Thoughts on Vatican II and a question for you
(07-28-2009, 11:53 PM)Zakhur Wrote:
(07-27-2009, 02:59 PM)lamentabili sane Wrote:
(07-27-2009, 02:55 PM)Zakhur Wrote: Who said anything about today's ecclesiastical authority being illegitimate?  That's not the point, and those who say so are simply wrong.  The sedevacantist position is dead wrong.

"Archbishop Lefebvre" Wrote:"It appears to us much more certain that the faith taught by the Church over twenty centuries cannot contain error than that there is absolute certainty that the Pope really is the pope. Heresy, schism, ipso facto excommunication, and the invalidity of the election are all potential reasons why a Pope was never really the pope or should cease to be the pope. In such a case, clearly a very exceptional one, the Church would find herself in a situation similar to that which she experiences after the decease of a Sovereign Pontiff. For, in a word, a very serious problem presents itself to the conscience and the faith of all Catholics since the beginning of the papacy of Paul VI. How is that a Pope, the true successor of Peter, assured of the assistance of the Holy Spirit, could preside over the destruction of the Church, the most profound and extensive in her history, in such a short space of time, something which no heresiarch has ever succeeded in doing? To this question there will one day have to be a reply." - Declaration by Mgr Lefebvre to Figaro, reproduced in Monde et Vie no 264, for 27 August 1976. This was shortly after he was suspended a divinis (in July 1976) for ordaining priests contrary to the order of Paul VI.


Your point is well taken.  However, I cannot forget Liberius.

"De Romano Pontifice, St Robert Bellarmine" Wrote:"In addition, unless we are to admit that Liberius defected for a time from constancy in defending the Faith, we are compelled to exclude Felix II, who held the pontificate while Liberius was alive, from the number of the Popes: but the Catholic Church venerates this very Felix as Pope and martyr. However this may be, Liberius neither taught heresy, nor was a heretic, but only sinned by external act [emphasis in original Latin], as did St. Marcellinus, and unless I am mistaken, sinned less than St. Marcellinus." (lib. IV, c. 9, no. 5)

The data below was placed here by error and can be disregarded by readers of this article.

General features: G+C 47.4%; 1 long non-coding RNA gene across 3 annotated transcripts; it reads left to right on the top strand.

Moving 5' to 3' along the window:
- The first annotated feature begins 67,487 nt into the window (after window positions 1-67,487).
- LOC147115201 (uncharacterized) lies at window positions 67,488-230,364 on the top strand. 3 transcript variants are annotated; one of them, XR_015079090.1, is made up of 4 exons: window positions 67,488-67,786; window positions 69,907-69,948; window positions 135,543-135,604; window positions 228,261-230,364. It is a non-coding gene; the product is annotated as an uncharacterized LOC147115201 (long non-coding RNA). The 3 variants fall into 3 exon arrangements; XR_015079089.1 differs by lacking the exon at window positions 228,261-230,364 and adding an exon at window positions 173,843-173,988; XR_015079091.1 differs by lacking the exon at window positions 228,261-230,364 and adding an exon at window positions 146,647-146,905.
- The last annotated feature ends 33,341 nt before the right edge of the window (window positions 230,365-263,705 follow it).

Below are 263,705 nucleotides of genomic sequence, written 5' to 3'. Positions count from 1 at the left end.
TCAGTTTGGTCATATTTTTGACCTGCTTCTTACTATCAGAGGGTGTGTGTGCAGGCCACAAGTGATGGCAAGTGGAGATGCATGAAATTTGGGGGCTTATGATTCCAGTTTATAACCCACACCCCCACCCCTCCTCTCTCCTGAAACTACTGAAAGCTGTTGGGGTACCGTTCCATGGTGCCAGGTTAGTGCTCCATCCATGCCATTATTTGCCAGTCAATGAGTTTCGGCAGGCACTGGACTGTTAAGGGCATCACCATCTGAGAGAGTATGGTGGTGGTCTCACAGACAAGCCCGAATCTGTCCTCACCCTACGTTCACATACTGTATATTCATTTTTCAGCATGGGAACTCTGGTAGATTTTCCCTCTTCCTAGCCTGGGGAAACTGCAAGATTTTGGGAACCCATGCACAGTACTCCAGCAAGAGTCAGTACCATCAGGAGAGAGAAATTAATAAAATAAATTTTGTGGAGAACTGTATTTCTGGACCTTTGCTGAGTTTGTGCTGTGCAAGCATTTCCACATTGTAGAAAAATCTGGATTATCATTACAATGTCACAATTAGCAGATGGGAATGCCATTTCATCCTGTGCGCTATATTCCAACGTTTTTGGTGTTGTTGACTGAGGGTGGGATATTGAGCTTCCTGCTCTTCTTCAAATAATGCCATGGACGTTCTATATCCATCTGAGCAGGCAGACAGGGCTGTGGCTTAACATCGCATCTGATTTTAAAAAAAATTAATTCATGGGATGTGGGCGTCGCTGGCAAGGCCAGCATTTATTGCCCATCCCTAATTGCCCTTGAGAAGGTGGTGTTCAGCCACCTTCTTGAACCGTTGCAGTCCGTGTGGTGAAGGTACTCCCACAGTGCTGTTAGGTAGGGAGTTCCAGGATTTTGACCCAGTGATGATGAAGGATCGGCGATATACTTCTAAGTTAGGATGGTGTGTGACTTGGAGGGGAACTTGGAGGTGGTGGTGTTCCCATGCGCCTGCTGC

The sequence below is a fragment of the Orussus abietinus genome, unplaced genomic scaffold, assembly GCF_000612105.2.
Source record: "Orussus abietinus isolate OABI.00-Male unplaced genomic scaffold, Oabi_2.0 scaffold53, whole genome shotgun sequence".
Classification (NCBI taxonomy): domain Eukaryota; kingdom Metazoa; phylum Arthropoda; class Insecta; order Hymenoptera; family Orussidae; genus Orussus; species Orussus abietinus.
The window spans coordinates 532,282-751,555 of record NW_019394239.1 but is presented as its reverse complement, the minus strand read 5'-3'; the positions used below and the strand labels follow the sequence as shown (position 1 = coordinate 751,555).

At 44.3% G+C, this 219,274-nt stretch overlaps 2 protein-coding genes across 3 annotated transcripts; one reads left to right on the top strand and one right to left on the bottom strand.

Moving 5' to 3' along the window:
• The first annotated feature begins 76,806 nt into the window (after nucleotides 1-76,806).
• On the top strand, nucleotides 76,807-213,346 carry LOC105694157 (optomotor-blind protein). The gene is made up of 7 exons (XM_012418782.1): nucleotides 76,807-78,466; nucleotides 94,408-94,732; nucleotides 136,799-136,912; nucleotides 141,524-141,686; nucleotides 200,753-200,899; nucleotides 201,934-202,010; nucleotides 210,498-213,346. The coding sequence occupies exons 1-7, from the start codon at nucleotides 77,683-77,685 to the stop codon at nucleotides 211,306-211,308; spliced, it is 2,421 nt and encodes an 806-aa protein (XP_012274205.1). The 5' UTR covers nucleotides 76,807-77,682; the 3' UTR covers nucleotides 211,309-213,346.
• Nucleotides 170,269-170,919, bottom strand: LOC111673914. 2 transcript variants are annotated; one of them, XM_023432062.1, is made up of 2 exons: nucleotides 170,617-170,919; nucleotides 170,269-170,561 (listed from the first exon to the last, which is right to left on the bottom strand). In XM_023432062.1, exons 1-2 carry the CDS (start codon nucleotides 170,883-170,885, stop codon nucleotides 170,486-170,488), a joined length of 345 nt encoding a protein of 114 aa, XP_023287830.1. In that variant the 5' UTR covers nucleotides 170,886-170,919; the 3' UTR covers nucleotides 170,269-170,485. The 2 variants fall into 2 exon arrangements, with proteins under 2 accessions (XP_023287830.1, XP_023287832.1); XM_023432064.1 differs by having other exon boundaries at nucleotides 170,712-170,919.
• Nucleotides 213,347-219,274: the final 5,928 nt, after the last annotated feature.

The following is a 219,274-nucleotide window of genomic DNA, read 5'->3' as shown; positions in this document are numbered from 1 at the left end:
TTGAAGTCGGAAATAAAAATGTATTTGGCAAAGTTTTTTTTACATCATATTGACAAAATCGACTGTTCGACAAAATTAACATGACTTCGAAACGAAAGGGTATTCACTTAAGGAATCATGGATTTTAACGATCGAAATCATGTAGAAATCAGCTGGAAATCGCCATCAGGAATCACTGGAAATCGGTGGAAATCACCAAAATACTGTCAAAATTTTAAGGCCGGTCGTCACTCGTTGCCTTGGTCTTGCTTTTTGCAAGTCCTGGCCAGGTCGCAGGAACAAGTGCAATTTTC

Further, after explaining that Felix was for a time an antipope, he continues (no. 15): "Then two years later came the lapse of Liberius, of which we have spoken above. Then indeed the Roman clergy, stripping Liberius of his pontifical dignity, went over to Felix, whom they knew [then] to be a Catholic. From that time, Felix began to be the true Pontiff. For although Liberius was not a heretic, nevertheless he was considered one, on account of the peace he made with the Arians, and by that presumption the pontificate could rightly [merito] be taken from him: for men are not bound, or able to read hearts; but when they see that someone is a heretic by his external works, they judge him to be a heretic pure and simple [simpliciter], and condemn him as a heretic.

Quote:I cannot forget Alexander IV.  The latter brought such infamy to the hierarchy that I wonder if he did not in some way contribute to the Protestant Reformation.
This is scandal and immorality, right? Those things do great damage and we were warned that scandals would come.

Quote:I do not in any way think that what those two popes did was as damaging to the Faith on Earth as what Paul VI did.
I agree.

Quote:They merely, with Peter's denial of Christ, open the way for me to begin to understand how a pope could do what Paul VI did.
Except Peter's threefold denial came before his threefold profession:

"Gospel of St. John, Chapter 21" Wrote:Christ manifests himself to his disciples by the sea side and gives Peter the charge of his sheep.